One of Russian President Vladimir Putin’s henchmen accused of poisoning a former spy who turned on the leader apparently plans to mock Britain with a TV show called “Traitors.”
Alexander Litvinenko, who had turned on his former KGB colleague Putin, died three weeks after drinking tea laced with polonium-210 at a London hotel in November 2006. The cause of death was acute radiation syndrome, and his rapid decline touched off a frantic effort to find out if anyone else in the British capital was exposed to the deadly toxin.
A report released Thursday by U.K. Judge Robert Owen named Russian politicians Andrei Lugovoi and Dmitry Kovtun as the suspects who carried out the poisoning. Both returned to Russia.
Lugovoi, who has a show in Russia called “Traitors”, said the latest batch of episodes will focus on Russian spies who have gone on to work for U.K. intelligence agencies – and their fates, The Telegraph reports.
"That's what the series producers wanted me to focus on this time,” Lugovoi said, when asked if the theme was intentional following the report into Litvinenko’s death.
In a 2014 interview, Lugovoi said the program was about “the essence of treachery.
"You've had your fair share of traitors working for the USSR and Russia. As long as there is confrontation between our countries there will always be traitors,” he had said at the time, according to The Telegraph.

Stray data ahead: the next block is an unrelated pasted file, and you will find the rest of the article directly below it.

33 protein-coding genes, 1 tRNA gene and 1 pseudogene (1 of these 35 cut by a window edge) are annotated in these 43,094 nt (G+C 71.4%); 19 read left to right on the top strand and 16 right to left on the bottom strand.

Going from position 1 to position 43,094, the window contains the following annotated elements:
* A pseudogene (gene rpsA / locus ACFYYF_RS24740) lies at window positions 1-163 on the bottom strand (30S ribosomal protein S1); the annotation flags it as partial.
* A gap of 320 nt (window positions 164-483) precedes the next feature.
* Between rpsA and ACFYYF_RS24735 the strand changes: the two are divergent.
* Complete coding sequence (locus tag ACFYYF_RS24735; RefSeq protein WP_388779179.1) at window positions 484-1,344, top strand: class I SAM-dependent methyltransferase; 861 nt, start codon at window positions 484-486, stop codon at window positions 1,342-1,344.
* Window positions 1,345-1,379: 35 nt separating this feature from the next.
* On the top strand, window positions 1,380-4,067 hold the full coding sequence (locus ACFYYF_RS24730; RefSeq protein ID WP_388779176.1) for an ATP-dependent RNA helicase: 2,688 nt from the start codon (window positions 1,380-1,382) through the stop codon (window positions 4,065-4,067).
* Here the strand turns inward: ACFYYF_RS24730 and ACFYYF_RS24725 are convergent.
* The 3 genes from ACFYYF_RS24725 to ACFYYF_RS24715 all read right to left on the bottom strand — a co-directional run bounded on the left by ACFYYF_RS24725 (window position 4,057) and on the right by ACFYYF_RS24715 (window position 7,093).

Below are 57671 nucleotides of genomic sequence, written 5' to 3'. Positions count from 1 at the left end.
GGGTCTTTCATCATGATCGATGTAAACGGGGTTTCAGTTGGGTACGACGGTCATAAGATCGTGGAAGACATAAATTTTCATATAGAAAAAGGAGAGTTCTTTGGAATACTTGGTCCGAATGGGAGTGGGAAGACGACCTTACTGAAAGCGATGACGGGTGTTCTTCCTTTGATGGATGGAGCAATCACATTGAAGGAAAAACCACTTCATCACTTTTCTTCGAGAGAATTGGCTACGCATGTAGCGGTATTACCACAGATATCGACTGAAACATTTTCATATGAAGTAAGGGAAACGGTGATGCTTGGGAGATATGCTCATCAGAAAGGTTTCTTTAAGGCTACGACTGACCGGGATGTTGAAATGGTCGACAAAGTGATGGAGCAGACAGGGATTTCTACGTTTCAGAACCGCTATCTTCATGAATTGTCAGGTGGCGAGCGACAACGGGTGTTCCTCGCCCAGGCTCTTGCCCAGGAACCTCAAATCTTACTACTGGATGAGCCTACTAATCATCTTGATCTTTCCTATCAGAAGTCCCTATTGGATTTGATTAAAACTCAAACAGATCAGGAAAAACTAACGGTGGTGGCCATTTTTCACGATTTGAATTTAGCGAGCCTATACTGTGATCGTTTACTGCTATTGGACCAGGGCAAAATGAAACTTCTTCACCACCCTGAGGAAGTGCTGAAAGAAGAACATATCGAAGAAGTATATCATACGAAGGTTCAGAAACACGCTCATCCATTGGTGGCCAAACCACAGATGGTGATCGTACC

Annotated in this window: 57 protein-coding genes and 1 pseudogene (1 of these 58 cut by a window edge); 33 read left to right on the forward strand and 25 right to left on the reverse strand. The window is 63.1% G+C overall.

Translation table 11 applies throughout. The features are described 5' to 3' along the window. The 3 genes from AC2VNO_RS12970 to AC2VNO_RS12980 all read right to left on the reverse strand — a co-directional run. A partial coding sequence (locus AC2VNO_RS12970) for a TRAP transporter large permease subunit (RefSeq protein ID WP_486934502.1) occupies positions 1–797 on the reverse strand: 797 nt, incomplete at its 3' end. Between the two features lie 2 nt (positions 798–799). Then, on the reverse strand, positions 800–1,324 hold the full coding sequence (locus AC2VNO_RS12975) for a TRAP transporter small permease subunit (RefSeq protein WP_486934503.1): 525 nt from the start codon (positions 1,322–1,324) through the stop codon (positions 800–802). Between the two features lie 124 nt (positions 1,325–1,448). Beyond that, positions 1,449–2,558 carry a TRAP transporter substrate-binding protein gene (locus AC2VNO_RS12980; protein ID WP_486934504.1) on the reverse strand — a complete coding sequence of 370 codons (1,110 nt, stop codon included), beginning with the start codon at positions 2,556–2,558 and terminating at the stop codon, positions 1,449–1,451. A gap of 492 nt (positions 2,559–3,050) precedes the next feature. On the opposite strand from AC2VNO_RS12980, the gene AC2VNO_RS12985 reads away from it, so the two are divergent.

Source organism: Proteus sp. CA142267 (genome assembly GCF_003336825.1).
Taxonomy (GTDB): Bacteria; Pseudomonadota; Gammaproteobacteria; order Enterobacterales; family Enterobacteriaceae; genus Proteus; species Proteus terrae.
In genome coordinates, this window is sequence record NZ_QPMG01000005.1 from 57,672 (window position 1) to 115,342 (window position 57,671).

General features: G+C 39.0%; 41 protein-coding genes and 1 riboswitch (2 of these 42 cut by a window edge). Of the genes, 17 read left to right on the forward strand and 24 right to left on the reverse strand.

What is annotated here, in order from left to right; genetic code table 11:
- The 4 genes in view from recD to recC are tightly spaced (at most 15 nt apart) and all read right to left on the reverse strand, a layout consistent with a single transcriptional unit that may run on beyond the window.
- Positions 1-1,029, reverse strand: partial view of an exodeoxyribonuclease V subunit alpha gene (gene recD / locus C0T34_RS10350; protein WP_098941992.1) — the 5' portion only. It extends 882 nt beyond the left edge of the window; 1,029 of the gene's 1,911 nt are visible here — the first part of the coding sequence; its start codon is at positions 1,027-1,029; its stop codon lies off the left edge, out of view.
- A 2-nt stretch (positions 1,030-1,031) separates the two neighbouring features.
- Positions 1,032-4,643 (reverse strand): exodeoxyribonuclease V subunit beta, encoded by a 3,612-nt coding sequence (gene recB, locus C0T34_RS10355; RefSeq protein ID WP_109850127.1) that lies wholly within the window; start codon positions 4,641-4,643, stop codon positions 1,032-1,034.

The report also said there is a "strong possibility" that Russia's FSB security service, the successor agency to the notorious KGB, directed the killing. And the rubout would not have occurred without the likely approval of not only then-FSB head Nikolai Patrushev, but also Putin himself, the report stated.
On Thursday, Lugovoi blasted the report, saying that it was “nonsense conclusions of [a] judge who has clearly gone mad.
"I saw nothing new there. I am very sorry that 10 years on nothing new has been presented, only invention, supposition, rumors,” he told the BBC. "And the fact that such words as 'possibly' and 'probably' were used in the report, means there is no proof, nothing concrete against us."
Lugovoi said there was no chance of him coming to Britain to face their courts.
"You know, it's more likely that the moon will become part of the Earth, than that I will be extradited from Russia - it's just impossible,” he said.
Putin even rewarded Lugovoi last year with a medal for "services to the motherland," recognizing "courage and bravery displayed in the performance of his professional duty under conditions fraught with risk for his life."
Moscow has long denied a role in the murder of Litvinenko, who "had repeatedly targeted President Putin" with "highly personal" public criticism and charges of corruption, the report noted.
The Associated Press contributed to this report.